“This is a monumental City Council election.” –Christine Ferretti, The Detroit News
And it’s all happening amid concerns of corruption on city council. Two councilmembers — Gabe Leland and Andre Spivey — have resigned due to charges related to their positions on council. And as part of a probe into towing contracts in the city, the FBI recently raided the homes of councilmembers Janeé Ayers and Scott Benson, both of whom are running for reelection.
Listen: What to watch in 2021 Detroit City Council elections.
“There’s been a whole range of various malfeasance issues in city government that have been leading up to this next election,” says Eli Newman, a reporter for WDET who covers Detroit city government. But Newman notes that for the two incumbents who are caught up in the FBI’s probe, there’s little information as to what the investigation involves, their individual involvement in it, or the scope of the investigation.
“This idea that any kind of federal interference might disrupt these kinds of things — council members are able to do their work until they admit any kind of criminal culpability,” he says, noting that former Councilmember Leland continued to serve for two years in his role after being indicted.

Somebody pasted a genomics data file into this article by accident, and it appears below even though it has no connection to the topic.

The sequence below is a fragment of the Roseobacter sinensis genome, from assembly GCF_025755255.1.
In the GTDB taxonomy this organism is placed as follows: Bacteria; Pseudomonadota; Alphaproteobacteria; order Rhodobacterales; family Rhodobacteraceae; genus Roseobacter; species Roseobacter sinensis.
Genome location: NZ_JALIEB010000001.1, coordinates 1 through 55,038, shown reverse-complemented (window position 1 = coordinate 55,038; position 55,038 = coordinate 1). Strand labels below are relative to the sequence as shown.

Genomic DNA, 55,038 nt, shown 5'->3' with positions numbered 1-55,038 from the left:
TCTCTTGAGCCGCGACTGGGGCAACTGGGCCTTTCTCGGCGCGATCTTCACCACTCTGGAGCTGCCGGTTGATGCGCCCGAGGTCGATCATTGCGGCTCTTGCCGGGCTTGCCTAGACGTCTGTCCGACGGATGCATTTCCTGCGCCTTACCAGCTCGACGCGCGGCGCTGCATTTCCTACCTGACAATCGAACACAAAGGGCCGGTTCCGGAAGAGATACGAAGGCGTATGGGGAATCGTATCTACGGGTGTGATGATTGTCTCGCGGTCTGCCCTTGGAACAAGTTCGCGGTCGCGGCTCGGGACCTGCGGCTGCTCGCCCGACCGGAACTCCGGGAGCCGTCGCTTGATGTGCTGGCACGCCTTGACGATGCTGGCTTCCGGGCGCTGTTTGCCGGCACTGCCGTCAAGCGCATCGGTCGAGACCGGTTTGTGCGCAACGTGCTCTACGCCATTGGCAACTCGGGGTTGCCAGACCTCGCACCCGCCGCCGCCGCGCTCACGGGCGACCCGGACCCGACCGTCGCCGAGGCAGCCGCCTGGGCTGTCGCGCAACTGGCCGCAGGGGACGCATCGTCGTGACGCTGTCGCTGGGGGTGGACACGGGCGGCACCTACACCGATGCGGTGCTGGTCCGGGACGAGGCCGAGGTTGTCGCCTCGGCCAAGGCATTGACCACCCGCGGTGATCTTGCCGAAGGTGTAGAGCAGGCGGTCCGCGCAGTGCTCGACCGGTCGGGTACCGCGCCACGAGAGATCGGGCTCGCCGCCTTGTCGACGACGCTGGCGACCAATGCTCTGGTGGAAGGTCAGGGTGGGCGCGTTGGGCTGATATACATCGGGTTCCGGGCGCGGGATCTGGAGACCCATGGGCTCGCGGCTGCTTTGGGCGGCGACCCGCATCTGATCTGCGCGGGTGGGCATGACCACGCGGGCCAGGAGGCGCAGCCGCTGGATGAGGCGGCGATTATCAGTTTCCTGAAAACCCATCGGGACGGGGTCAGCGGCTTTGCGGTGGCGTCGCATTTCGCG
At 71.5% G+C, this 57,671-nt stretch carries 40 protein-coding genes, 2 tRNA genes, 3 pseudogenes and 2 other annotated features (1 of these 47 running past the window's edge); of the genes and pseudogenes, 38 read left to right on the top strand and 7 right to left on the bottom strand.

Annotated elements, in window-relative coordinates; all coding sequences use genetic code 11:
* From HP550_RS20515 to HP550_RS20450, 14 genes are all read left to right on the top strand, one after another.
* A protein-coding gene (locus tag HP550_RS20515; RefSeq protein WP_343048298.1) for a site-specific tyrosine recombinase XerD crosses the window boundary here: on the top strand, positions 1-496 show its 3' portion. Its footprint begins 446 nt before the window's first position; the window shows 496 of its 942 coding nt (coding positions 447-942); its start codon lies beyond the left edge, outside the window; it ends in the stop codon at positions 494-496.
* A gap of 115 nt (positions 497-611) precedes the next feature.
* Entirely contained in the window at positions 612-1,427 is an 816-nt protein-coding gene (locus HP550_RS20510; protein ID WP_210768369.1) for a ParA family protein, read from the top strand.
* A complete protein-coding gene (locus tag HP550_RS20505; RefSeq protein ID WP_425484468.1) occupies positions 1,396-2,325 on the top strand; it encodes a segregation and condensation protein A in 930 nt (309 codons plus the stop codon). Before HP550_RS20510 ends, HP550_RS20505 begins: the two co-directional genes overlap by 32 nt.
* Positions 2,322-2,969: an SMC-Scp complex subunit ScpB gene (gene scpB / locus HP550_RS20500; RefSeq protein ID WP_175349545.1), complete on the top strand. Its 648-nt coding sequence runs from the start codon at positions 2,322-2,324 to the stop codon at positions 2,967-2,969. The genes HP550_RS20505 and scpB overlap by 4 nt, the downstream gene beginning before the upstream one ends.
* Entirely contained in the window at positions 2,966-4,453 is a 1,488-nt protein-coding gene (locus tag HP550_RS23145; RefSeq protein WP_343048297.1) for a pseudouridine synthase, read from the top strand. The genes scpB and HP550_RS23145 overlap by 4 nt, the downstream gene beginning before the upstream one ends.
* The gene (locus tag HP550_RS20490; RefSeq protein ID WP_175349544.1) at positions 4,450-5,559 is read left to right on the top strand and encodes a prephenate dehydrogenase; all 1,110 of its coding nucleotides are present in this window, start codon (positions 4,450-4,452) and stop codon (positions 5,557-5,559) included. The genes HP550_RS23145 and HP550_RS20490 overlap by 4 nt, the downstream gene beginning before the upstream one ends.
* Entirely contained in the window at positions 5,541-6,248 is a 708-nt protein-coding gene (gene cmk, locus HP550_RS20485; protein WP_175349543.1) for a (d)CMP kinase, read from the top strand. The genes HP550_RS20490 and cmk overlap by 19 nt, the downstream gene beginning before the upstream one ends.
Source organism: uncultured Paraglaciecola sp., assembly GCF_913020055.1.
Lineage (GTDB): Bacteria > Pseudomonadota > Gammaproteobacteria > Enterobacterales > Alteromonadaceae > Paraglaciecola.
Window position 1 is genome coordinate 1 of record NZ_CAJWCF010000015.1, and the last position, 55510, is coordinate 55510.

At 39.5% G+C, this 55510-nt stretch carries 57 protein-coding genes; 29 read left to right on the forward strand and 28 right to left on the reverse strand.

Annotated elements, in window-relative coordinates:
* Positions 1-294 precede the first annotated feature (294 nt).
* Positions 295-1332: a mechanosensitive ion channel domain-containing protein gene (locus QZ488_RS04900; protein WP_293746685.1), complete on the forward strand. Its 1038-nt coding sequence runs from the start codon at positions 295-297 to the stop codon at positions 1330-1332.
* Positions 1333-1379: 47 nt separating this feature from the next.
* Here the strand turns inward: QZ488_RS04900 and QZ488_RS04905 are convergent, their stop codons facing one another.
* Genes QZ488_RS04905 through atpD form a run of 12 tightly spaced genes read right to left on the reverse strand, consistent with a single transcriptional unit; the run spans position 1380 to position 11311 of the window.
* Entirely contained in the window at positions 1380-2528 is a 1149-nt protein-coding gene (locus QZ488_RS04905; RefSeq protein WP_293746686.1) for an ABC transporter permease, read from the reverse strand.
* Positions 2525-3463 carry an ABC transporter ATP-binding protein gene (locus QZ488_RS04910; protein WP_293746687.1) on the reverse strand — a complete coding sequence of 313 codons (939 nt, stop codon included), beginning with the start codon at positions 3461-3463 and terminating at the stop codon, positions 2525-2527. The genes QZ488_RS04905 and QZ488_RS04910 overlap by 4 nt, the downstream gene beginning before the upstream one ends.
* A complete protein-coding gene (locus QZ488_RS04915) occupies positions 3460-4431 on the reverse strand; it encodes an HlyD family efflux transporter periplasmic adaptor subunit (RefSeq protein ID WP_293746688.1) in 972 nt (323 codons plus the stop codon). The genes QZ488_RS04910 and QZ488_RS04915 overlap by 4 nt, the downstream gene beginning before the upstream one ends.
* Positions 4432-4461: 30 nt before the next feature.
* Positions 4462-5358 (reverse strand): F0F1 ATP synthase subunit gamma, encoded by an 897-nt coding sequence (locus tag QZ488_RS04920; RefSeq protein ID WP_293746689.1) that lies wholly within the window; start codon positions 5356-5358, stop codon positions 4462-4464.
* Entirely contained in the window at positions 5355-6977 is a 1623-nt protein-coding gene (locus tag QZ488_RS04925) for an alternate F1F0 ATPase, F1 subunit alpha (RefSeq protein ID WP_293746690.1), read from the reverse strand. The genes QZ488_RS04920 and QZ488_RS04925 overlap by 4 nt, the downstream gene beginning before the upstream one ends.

Christine Ferretti covers Detroit City Hall for The Detroit News. She says this year’s council elections are some of the most important we’ve seen in years.
“This is a monumental City Council election,” says Ferretti. “For the first time since around bankruptcy, we’re seeing a guarantee of at least four new members.”
She says the FBI probe doesn’t necessarily spell doom for incumbents such as Ayers, who is likely facing a close race against former state Sen. Coleman Young II.
“We’ve seen things like this throughout the decades in Detroit. And I think people either aren’t engaged enough or they feel they’re going to wait and see,” she says.
Sheila Cockrel is CEO of the voter education group CitizenDetroit and a former member of Detroit City Council. She says she’s concerned that the FBI’s probe could influence voters’ behavior and choices leading up to the election, which she says is a problem considering the lack of information on what their involvement might actually be. She’s most concerned it might have the effect of causing Detroiters not to vote at all in those races.
“My biggest concern right now is that I was very surprised that the federal government did these raids so close to the election cycle,” says Cockrel, who says it’s critical that voters participate in local races like this. “That decision is just as important as voting for president, in my opinion.”